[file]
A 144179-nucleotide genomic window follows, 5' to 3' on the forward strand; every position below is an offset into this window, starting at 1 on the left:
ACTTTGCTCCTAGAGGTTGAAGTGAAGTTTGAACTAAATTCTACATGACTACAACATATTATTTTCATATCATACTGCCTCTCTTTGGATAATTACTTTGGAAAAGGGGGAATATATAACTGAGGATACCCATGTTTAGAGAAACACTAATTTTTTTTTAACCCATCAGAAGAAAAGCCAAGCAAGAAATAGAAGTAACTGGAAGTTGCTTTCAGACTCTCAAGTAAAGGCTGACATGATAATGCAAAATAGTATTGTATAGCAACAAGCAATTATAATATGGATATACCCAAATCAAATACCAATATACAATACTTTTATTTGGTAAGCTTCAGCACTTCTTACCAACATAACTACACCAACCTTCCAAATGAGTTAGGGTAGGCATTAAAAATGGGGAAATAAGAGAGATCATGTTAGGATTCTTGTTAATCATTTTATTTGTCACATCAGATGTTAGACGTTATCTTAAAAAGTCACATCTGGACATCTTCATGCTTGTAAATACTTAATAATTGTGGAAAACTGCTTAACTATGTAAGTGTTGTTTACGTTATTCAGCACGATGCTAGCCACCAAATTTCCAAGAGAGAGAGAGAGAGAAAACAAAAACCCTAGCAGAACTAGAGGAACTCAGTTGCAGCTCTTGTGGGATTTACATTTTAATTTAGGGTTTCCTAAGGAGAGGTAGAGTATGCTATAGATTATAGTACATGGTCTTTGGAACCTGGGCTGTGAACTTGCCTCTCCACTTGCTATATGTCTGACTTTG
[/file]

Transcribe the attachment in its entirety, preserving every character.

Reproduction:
A 144179-nucleotide genomic window follows, 5' to 3' on the forward strand; every position below is an offset into this window, starting at 1 on the left:
ACTTTGCTCCTAGAGGTTGAAGTGAAGTTTGAACTAAATTCTACATGACTACAACATATTATTTTCATATCATACTGCCTCTCTTTGGATAATTACTTTGGAAAAGGGGGAATATATAACTGAGGATACCCATGTTTAGAGAAACACTAATTTTTTTTTAACCCATCAGAAGAAAAGCCAAGCAAGAAATAGAAGTAACTGGAAGTTGCTTTCAGACTCTCAAGTAAAGGCTGACATGATAATGCAAAATAGTATTGTATAGCAACAAGCAATTATAATATGGATATACCCAAATCAAATACCAATATACAATACTTTTATTTGGTAAGCTTCAGCACTTCTTACCAACATAACTACACCAACCTTCCAAATGAGTTAGGGTAGGCATTAAAAATGGGGAAATAAGAGAGATCATGTTAGGATTCTTGTTAATCATTTTATTTGTCACATCAGATGTTAGACGTTATCTTAAAAAGTCACATCTGGACATCTTCATGCTTGTAAATACTTAATAATTGTGGAAAACTGCTTAACTATGTAAGTGTTGTTTACGTTATTCAGCACGATGCTAGCCACCAAATTTCCAAGAGAGAGAGAGAGAGAAAACAAAAACCCTAGCAGAACTAGAGGAACTCAGTTGCAGCTCTTGTGGGATTTACATTTTAATTTAGGGTTTCCTAAGGAGAGGTAGAGTATGCTATAGATTATAGTACATGGTCTTTGGAACCTGGGCTGTGAACTTGCCTCTCCACTTGCTATATGTCTGACTTTG